This article draws lessons from the business support policies pursued in the COVID-19 pandemic to guide policy design for the next disaster. We contrast the performance of the Paycheck Protection Program to the Main Street Lending Program to illustrate how design principles—targeting, repayment terms, and deployment through the banks versus government agencies—affect policy outcomes. We develop a framework for understanding why a novel business support policy could usefully complement traditional support programs. One surprising insight that emerges from this analysis is that many of the market failures used to justify support during the pandemic also arise in “garden-variety” recessions. Given our framework, the policy case for small business support during the recovery is considerably weaker than during the disaster, though credit policies that promote firm entry could aid the reallocation process.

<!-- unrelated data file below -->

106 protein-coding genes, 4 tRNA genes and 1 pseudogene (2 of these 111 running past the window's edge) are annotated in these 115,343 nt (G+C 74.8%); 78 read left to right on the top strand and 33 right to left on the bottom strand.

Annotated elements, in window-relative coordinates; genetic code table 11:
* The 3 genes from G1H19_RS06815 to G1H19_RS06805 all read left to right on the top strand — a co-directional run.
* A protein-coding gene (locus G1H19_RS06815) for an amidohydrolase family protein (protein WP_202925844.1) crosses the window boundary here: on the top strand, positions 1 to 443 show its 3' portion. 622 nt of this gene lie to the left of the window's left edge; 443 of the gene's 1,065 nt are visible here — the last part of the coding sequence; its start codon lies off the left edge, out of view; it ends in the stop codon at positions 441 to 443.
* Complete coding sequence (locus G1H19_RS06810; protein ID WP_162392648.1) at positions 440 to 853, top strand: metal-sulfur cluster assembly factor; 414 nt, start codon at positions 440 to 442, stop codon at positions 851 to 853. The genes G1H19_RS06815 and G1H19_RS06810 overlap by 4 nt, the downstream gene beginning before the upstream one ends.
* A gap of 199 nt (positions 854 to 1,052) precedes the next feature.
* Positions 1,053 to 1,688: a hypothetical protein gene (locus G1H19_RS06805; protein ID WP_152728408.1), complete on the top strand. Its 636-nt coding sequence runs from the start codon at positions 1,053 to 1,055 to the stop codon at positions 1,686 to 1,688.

This paper was prepared for the Economic Strategy Group at the Aspen Institute.